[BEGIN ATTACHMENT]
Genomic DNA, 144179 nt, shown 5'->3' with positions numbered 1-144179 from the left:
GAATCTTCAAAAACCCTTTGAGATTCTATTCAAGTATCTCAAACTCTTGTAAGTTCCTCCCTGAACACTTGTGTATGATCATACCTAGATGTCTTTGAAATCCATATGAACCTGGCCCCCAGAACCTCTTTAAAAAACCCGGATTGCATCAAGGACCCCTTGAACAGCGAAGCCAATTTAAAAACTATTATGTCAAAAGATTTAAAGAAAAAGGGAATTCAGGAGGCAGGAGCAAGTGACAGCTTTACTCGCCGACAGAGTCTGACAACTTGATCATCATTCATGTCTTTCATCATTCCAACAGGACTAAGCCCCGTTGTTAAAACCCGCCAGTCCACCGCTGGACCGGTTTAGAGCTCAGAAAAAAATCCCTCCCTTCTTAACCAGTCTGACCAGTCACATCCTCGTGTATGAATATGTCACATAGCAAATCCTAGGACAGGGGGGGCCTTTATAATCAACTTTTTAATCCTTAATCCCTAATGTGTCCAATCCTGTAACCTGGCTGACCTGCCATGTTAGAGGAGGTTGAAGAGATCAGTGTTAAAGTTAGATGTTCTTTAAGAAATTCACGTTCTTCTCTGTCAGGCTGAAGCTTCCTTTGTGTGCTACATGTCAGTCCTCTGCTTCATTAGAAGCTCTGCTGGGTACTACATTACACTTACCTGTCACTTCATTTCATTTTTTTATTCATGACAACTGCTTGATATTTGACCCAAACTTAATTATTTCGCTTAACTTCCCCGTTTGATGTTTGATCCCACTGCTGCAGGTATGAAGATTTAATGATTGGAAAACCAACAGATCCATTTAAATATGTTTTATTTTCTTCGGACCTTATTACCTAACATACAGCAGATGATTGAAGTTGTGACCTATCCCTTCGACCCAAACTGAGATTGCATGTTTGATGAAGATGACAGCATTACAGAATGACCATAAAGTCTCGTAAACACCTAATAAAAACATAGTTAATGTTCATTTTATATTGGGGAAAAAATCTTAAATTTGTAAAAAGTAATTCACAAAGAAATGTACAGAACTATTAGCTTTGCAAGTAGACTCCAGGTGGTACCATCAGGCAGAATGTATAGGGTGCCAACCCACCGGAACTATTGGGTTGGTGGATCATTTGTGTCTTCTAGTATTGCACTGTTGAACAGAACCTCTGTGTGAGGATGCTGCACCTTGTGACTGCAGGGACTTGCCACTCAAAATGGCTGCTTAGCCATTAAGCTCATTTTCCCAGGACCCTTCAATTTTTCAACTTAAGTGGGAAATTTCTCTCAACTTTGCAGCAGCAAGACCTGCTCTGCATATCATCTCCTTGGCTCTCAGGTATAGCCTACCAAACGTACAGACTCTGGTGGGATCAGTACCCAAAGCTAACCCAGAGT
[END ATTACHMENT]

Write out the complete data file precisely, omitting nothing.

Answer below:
Genomic DNA, 144179 nt, shown 5'->3' with positions numbered 1-144179 from the left:
GAATCTTCAAAAACCCTTTGAGATTCTATTCAAGTATCTCAAACTCTTGTAAGTTCCTCCCTGAACACTTGTGTATGATCATACCTAGATGTCTTTGAAATCCATATGAACCTGGCCCCCAGAACCTCTTTAAAAAACCCGGATTGCATCAAGGACCCCTTGAACAGCGAAGCCAATTTAAAAACTATTATGTCAAAAGATTTAAAGAAAAAGGGAATTCAGGAGGCAGGAGCAAGTGACAGCTTTACTCGCCGACAGAGTCTGACAACTTGATCATCATTCATGTCTTTCATCATTCCAACAGGACTAAGCCCCGTTGTTAAAACCCGCCAGTCCACCGCTGGACCGGTTTAGAGCTCAGAAAAAAATCCCTCCCTTCTTAACCAGTCTGACCAGTCACATCCTCGTGTATGAATATGTCACATAGCAAATCCTAGGACAGGGGGGGCCTTTATAATCAACTTTTTAATCCTTAATCCCTAATGTGTCCAATCCTGTAACCTGGCTGACCTGCCATGTTAGAGGAGGTTGAAGAGATCAGTGTTAAAGTTAGATGTTCTTTAAGAAATTCACGTTCTTCTCTGTCAGGCTGAAGCTTCCTTTGTGTGCTACATGTCAGTCCTCTGCTTCATTAGAAGCTCTGCTGGGTACTACATTACACTTACCTGTCACTTCATTTCATTTTTTTATTCATGACAACTGCTTGATATTTGACCCAAACTTAATTATTTCGCTTAACTTCCCCGTTTGATGTTTGATCCCACTGCTGCAGGTATGAAGATTTAATGATTGGAAAACCAACAGATCCATTTAAATATGTTTTATTTTCTTCGGACCTTATTACCTAACATACAGCAGATGATTGAAGTTGTGACCTATCCCTTCGACCCAAACTGAGATTGCATGTTTGATGAAGATGACAGCATTACAGAATGACCATAAAGTCTCGTAAACACCTAATAAAAACATAGTTAATGTTCATTTTATATTGGGGAAAAAATCTTAAATTTGTAAAAAGTAATTCACAAAGAAATGTACAGAACTATTAGCTTTGCAAGTAGACTCCAGGTGGTACCATCAGGCAGAATGTATAGGGTGCCAACCCACCGGAACTATTGGGTTGGTGGATCATTTGTGTCTTCTAGTATTGCACTGTTGAACAGAACCTCTGTGTGAGGATGCTGCACCTTGTGACTGCAGGGACTTGCCACTCAAAATGGCTGCTTAGCCATTAAGCTCATTTTCCCAGGACCCTTCAATTTTTCAACTTAAGTGGGAAATTTCTCTCAACTTTGCAGCAGCAAGACCTGCTCTGCATATCATCTCCTTGGCTCTCAGGTATAGCCTACCAAACGTACAGACTCTGGTGGGATCAGTACCCAAAGCTAACCCAGAGT